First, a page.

The ACRF-funded Victorian Centre for Functional Genomics (VCFG) at the Peter MacCallum Cancer Centre has published its first genome-wide screen, in an open-access journal ‘Scientific Data’, allowing researchers around the world to benefit from the findings.
As the lead article in ‘Scientific Data’, which is produced by the prestigious Nature publishing group, the paper details how the VCFG performs genome screens, which help researchers understand the functional role of every gene in the genome in cancer cell growth and cancer cell death.
For this particular study, researchers focused on breaking down responses to a colon cancer therapy, to understand – at a molecular level – why some patients respond to a particular drug, but others do not.
This is the first genome-wide screen to be published by the ACRF-funded facility; 14 genome screens and a vast array of smaller scale custom screens have been completed, each providing new information on the causes of cancer and mechanisms of drug resistance to, ultimately, inform better treatment options for patients.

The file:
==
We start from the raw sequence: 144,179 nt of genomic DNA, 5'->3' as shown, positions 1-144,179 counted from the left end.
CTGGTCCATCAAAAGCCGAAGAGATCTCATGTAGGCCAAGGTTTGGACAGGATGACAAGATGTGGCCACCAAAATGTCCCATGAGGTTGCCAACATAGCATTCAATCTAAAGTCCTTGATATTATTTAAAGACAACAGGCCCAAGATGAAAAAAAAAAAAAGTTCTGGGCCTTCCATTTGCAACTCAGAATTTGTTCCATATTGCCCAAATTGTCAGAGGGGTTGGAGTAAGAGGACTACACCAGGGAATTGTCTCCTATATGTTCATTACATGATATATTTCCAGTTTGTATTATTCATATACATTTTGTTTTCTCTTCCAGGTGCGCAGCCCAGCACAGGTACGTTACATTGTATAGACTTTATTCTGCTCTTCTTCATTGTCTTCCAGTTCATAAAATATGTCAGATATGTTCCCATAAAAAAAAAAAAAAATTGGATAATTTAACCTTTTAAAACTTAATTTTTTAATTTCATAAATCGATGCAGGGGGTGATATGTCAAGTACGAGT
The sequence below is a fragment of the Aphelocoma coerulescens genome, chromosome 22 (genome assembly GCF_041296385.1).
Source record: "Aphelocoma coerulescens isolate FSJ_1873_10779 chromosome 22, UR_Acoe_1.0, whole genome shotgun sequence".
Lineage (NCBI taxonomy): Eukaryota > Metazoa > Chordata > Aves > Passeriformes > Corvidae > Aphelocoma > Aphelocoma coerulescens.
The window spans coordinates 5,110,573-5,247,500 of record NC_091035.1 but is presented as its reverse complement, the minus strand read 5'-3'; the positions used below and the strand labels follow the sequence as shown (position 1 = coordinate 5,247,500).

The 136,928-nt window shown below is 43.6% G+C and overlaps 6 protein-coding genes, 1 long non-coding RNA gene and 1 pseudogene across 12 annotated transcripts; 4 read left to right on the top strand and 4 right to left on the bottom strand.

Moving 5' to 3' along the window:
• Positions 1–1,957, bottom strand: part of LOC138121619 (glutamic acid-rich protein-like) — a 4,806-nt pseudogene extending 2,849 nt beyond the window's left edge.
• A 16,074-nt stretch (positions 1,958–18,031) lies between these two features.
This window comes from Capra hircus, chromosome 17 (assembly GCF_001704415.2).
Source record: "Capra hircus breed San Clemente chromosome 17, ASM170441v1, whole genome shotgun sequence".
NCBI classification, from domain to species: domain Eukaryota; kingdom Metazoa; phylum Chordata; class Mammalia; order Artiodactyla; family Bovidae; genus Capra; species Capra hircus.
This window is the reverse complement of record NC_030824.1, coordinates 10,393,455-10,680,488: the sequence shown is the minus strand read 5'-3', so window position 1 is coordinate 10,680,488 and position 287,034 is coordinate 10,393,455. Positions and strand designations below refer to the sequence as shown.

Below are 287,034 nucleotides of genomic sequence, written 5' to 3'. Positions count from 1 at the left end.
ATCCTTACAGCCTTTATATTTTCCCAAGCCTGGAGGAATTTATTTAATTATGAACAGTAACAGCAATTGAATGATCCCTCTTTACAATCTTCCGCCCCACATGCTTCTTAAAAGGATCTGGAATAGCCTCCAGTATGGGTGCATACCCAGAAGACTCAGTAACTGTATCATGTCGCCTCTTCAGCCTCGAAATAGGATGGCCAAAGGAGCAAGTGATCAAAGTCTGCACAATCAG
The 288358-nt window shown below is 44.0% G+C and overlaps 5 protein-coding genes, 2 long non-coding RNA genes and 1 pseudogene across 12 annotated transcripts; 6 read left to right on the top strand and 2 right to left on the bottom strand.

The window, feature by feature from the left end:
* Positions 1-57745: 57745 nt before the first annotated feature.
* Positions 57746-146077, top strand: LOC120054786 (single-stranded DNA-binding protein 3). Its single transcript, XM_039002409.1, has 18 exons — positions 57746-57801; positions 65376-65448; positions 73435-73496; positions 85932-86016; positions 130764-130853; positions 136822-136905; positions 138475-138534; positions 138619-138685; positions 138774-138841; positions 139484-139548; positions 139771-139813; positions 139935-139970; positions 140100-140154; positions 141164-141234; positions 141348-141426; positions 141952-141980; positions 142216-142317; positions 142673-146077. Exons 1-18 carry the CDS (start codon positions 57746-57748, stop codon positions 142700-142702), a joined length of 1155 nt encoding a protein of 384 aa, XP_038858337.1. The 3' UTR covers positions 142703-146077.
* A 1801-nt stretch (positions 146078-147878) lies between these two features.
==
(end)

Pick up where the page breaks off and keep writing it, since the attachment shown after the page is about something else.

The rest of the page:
Most importantly, the publication ‘Scientific Data’ is a new, open-access publication through which this information will be freely available to researchers around the globe.
“The genomic research world has been waiting for a journal like this — it’s one thing to unveil cancer-causing gene candidates to our peers, but by revealing the intricate details of our entire screen we can help others avoid dead-end research, and find new collaborators to make great strides in a mutually beneficial way,” says Associate Professor Kaylene Simpson, Head of the VCFG and senior author on the publication.
Currently, there are only 60 institutes around the world with the ability to conduct genome-wide screens and the ACRF is proud to have awarded the Peter MacCallum Cancer Centre with $2.5 million in funding to purchase the research infrastructure that has allowed them to excel in this vital area of research.
The full paper can be viewed here.